MFWF 2013 – Langham Melbourne Masterclass – Virgilio Martinez

Virgilio Martinez – From the Amazon to the Andes

Waiting to be introduced

Each Masterclass has been so amazing – but I really loved this one by Virgilio Martinez, formerly a pro-skateboarder, and now head chef and owner of Central Restaurant in Peru, and Lima Restaurant in London.  A chef who is passionate about terroir – I’d go as far as to say he is Peru’s version of Ben Shewry, or Rene Redzipi.  He tells stories about how he creates dishes by taking day long treks through the Andes – where he forages and tastes, and on one occasion even poisoned himself!

The Andes

Virgilio told us that Peruvian’s don’t talk about maps – they talk about elevation.  The country rises from sea level to 13,000 feet, or 4,000 metres! Up that high – the environment is very different, there is little oxygen, and things grow differently.  This amazing landscape profile  provides his restaurant with an incredible diversity of produce that is only ever 3 hours away.

Virgilio proudly told of one field trip where he found bacteria that looks like spherified algae, which then inspired a whole dish at Central.  You can learn more about this particular excursion at the website of Mater Iniciativa, where Virgilio and his group of researchers tell the stories of their field trip, and the evolution from forest to plate, far better than I ever could.

Eco dry potato

Eco Dry Potato, Cacao Amazonia, Red Amaranth

The first dish that Virgilio demonstrated focused on the eco dry potato.  Peru is big on potatoes – and a common method of preserving them is to freeze dry them at high altitudes (no eletricity required). They are then reconstituted as a type of ragu – and traditionally served with rice. Virgilio was the first to admit that this was quite a heavy dish – so they certainly don’t serve that in the restaurant.  In this modernised version of the dish the ragu is served with red amaranth, mushrooms, grated Amazonian almonds (very similar to Brazil nuts) and dried corn.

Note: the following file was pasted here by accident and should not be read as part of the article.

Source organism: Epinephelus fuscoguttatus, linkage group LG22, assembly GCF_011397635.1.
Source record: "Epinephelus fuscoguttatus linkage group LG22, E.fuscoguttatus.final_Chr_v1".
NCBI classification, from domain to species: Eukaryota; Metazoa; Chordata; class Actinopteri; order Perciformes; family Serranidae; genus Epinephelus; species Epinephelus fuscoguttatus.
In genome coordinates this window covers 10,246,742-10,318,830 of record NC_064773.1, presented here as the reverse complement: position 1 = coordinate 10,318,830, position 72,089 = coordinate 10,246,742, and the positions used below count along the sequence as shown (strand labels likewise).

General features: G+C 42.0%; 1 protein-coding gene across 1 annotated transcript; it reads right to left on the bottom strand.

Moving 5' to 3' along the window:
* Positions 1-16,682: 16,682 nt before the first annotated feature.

Potato & Quinoa

Our tasting dish was a slightly different version with quinoa instead of amaranth.  The potatoes were really interesting – denser than normal potatoes, they were really pleasant, and definitely the star of the dish.  The quinoa was beautiful too – with just the right amount of crunch to it.

For our second dish, given Peru is home to the ceviche – it was a no brainer that we were going to be seeing an innovative version of this beautiful cured fish dish.


Arapaima, Chia Seed, Sacha Inchi Oil, Amazon Fruit

Arapaima is a firm white fleshed fish – and the base of this amazing dish.  The fish was first placed across the dish.  Hint for anyone making this at home: Make sure your plate is cold!  One of the most visually arresting components of this dish was the chia seed which has been reconstituted with fresh passionfruit juice which had been diluted with a little water.  As you can see – the dish was visually stunning and its easy to see how Virgilia has become “one to watch” on the World’s 50 Best Restaurants list.


Our tasting version of the arapaima was a little simpler, but no less gorgeous.  The creamy component was called tiger’s milk – which consists of blitzed and strained onions, celery, garlic, and ginger, to which lime juice and yellow chilli paste is added, and then infused with chilli and coriander . This dressing effectively cures the meat so quickly – you don’t have to leave it for 10-15 minutes, it works in a matter of minutes.  It was mellow yet acidic at the same time.  Delicious.

Faces of Virgilio

Virgilio was definitely an entertaining and passionate speaker – from telling us about the animals that climb up trees to collect the seeds, plant them for later, and then forget them so the trees actually grow – through to explaining how customs wouldn’t let him bring through certain ingredients, he clearly demonstrated a real affinity with the earth and all it provides, and particularly finding and using both traditional and obscure local ingredients.  One thing I learned… to look out for a particular Peruvian ingredient – Maca Root – apparently an aphrodisiac and an energiser!! Let me know if you find any!